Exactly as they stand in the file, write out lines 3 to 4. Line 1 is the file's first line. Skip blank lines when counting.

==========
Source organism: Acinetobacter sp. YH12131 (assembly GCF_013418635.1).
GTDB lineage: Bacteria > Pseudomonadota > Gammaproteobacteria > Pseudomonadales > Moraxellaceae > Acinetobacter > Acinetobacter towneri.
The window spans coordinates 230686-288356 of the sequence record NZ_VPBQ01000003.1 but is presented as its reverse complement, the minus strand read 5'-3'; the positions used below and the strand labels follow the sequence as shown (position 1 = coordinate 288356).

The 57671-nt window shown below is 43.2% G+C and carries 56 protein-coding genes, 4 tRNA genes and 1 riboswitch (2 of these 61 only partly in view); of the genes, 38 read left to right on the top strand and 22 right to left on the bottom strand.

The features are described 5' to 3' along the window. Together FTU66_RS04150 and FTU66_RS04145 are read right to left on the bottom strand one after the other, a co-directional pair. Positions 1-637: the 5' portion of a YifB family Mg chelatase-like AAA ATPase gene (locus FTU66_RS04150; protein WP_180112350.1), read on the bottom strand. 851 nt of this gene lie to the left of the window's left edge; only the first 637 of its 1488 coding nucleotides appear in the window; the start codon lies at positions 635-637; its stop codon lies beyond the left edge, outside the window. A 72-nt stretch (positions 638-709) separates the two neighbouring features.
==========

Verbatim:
The window spans coordinates 230686-288356 of the sequence record NZ_VPBQ01000003.1 but is presented as its reverse complement, the minus strand read 5'-3'; the positions used below and the strand labels follow the sequence as shown (position 1 = coordinate 288356).

The 57671-nt window shown below is 43.2% G+C and carries 56 protein-coding genes, 4 tRNA genes and 1 riboswitch (2 of these 61 only partly in view); of the genes, 38 read left to right on the top strand and 22 right to left on the bottom strand.